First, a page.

We found significant correlations between vaccination intentions (VAX), TP, and CB. More specifically, higher TP levels and lower levels of CB were associated with higher levels of vaccination approval. Additionally, TP significantly and negatively correlated with CB, suggesting that individuals who expressed higher TP levels were less prone to engage in COVID-19 CBs. Also, we found a positive association between age and TP, suggesting that older participants expressed significantly higher levels of COVID-19 TP.
For a more comprehensive view of the potential differences related to gender and education levels of participants, we performed the independent t-test. The results of t-test indicated neither significant gender differences between intentions of participants related to COVID-19 vaccination (VAX), t(245) = 0.670, p = 0.503, nor significant differences depending on their educational level, t(245) = −0.707, p = 0.480.
The theoretical hypothesis model was tested by estimating the 95% CI for mediation effects with 5,000 bootstrap samples. In the present research, we used Model 4 to explore the mediating effect of beliefs of participants in CT related to COVID-19 on the relationship between TP and willingness of participants to vaccinate against this novel coronavirus (VAX). The total effect of TP on VAX (i.e., without taking into account the mediator) was significant as follows: b = 0.09, β = 0.27, t(245) = 4.31, p < 0.001, SE = 0.02, 95% CI [0.05, 0.14], R2 = 0.08. Furthermore, the effect of TP on CB was also significant as follows: b = −0.05, t(245) = −4.46, p < 0.001, SE = 0.13, 95% CI [−0.83, −0.32]. In the model that included both TP and CB as predictors of VAX, CB emerged as a significant predictor (b = −0.07, t(245) = −6.70, p < 0.001, SE = 0.01, 95% CI [−0.08, −0.05]). Also, the direct effect of TP on VAX was still significant (b = 0.05, p = 0.008, SE = 0.02, 95% CI [0.01, 0.09]). However, the indirect effect of TP on VAX through CB was also significant (b = 0.03, bootstrapped 95% CI [0.02, 0.05]), suggesting that the relationship between TP and VAX is partially mediated by CB. Figure 1 shows the mediation model with the values of the standardized coefficients of each of the relationships between the variables.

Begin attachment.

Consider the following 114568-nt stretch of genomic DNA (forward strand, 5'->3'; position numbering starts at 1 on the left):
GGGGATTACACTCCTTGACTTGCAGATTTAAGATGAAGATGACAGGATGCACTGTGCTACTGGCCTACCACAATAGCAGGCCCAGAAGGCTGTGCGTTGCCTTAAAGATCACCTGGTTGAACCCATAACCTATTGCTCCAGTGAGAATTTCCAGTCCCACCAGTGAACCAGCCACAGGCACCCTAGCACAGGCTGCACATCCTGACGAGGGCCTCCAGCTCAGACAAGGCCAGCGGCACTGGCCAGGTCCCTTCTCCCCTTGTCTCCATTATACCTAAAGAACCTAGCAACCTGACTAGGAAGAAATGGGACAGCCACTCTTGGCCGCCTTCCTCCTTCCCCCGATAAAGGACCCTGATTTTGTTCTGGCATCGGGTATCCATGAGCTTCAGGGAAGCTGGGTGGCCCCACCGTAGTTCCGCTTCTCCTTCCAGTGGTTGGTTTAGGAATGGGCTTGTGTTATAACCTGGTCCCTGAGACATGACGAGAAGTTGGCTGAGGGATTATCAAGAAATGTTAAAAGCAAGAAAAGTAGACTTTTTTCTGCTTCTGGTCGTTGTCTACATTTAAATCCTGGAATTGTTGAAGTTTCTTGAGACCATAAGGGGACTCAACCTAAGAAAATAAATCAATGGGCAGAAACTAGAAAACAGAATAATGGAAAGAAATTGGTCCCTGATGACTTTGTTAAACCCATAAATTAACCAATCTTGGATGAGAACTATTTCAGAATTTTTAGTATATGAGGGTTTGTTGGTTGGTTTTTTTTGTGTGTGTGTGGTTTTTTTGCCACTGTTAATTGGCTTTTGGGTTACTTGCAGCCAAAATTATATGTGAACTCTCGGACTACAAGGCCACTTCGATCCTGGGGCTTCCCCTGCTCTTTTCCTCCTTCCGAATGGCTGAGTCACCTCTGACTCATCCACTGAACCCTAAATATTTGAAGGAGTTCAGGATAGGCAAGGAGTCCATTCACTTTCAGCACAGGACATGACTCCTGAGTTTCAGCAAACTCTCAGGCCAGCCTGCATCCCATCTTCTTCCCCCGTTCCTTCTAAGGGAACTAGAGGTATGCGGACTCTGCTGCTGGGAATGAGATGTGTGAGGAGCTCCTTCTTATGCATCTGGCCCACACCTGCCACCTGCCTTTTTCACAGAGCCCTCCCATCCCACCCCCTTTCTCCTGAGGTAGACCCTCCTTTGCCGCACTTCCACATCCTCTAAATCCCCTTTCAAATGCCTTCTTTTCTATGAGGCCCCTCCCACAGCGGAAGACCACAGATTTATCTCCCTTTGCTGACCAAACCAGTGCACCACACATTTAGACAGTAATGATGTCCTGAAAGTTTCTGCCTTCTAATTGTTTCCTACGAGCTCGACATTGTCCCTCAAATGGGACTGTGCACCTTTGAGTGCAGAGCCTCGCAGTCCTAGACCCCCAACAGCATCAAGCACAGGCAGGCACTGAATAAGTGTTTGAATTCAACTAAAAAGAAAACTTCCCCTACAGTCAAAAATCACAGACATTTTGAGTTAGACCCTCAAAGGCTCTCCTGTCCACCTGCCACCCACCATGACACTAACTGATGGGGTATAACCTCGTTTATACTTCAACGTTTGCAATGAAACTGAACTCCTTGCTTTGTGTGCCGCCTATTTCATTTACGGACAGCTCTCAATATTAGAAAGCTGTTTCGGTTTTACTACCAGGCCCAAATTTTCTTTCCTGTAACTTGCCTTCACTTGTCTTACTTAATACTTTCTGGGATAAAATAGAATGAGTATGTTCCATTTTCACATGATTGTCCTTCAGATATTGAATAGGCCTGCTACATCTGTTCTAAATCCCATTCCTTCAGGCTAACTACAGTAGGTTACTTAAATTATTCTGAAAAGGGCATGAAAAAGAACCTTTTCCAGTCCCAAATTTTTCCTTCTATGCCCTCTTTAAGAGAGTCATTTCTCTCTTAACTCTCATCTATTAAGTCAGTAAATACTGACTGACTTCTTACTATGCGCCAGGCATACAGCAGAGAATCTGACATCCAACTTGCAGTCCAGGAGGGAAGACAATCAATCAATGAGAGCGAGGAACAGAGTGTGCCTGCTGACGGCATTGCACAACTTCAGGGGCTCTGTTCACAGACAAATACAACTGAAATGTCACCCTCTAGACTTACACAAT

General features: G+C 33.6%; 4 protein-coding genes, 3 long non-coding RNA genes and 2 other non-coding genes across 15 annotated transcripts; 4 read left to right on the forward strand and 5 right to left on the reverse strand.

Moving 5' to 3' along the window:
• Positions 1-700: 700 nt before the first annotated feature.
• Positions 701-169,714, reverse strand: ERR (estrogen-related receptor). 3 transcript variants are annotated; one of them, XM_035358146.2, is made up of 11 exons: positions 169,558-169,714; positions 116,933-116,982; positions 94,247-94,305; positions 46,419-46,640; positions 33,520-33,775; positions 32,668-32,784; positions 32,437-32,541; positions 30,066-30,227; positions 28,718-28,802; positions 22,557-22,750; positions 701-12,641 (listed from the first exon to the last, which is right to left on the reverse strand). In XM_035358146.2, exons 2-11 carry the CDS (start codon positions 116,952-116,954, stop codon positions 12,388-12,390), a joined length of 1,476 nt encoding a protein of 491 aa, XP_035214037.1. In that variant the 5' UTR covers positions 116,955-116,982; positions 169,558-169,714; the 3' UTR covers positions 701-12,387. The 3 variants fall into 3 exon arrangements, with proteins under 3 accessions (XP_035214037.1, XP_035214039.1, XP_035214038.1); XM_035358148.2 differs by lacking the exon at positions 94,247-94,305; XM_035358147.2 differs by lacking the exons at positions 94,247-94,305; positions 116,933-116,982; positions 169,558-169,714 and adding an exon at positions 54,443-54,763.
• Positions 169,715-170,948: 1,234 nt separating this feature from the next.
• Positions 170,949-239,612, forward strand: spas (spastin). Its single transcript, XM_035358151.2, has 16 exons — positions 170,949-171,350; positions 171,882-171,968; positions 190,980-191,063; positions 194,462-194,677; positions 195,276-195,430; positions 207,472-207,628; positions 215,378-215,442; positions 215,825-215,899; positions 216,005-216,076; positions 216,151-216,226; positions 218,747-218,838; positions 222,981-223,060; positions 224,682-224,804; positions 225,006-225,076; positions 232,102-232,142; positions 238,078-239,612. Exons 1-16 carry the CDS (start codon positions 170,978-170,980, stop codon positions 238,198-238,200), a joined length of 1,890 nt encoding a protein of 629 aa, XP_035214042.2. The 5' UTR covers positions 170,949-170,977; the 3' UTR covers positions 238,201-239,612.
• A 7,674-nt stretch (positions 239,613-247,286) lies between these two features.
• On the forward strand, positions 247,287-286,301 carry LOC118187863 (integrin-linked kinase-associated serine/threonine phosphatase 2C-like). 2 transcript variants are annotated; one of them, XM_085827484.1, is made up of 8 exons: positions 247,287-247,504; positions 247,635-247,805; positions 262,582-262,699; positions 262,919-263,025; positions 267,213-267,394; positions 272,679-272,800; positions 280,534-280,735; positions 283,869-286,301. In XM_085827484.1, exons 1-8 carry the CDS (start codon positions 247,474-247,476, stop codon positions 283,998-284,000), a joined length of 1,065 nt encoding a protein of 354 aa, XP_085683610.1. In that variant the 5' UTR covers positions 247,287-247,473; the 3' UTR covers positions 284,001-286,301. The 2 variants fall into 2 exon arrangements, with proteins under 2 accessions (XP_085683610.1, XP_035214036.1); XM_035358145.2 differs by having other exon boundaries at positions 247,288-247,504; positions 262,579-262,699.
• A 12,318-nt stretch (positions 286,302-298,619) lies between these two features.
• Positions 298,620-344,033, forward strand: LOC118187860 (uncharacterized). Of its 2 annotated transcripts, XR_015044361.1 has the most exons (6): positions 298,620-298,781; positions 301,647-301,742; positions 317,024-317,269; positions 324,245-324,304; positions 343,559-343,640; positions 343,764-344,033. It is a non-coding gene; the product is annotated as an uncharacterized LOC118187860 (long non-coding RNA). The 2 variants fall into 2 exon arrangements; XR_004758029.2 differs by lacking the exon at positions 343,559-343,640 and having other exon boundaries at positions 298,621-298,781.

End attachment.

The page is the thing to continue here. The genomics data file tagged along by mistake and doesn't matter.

Figure 1. The mediating effect of CB on the relationship between TP and VAX. The values represent standardized coefficients; **p < 0.001; *p < 0.01.
In order to examine the statistical power of this study, we performed a sensitivity analysis G*Power 3.1 (Faul et al., 2007). Our aim was to identify the minimum size of the effect that our sample size can detect as significant in the type of research design that we used, focusing on the relationships between two independent variables (i.e., TP and CB) and a dependent variable (i.e., VAX). The size of the smallest effect between the variables in our model, which we examined through regression analyses, is Cohen's f 2 = 0.075. With an alpha = 0.05 and power = 0.95, the minimum effect size of such a relationship that would be detectable with our sample of 247 participants is f 2 = 0.05. All the effects in our model are above the value of the predicted minimal detectable effect size, which suggests that this study is appropriately powered.
Our exploratory findings suggested no significant effects of gender, age, and educational level on vaccine acceptance or hesitancy of participants. Therefore, our results contradict most of the previous-related findings that generally suggested that lower educational levels, younger age, and female gender (Al-Mohaithef and Padhi, 2020; Fisher et al., 2020; Paul et al., 2020; Taylor et al., 2020; Murphy et al., 2021) are usually associated with lower rates of acceptance of COVID-19 vaccination. However, our results are based on a low sample (i.e., the most significant limitation of this study), compared with the sample sizes of these studies.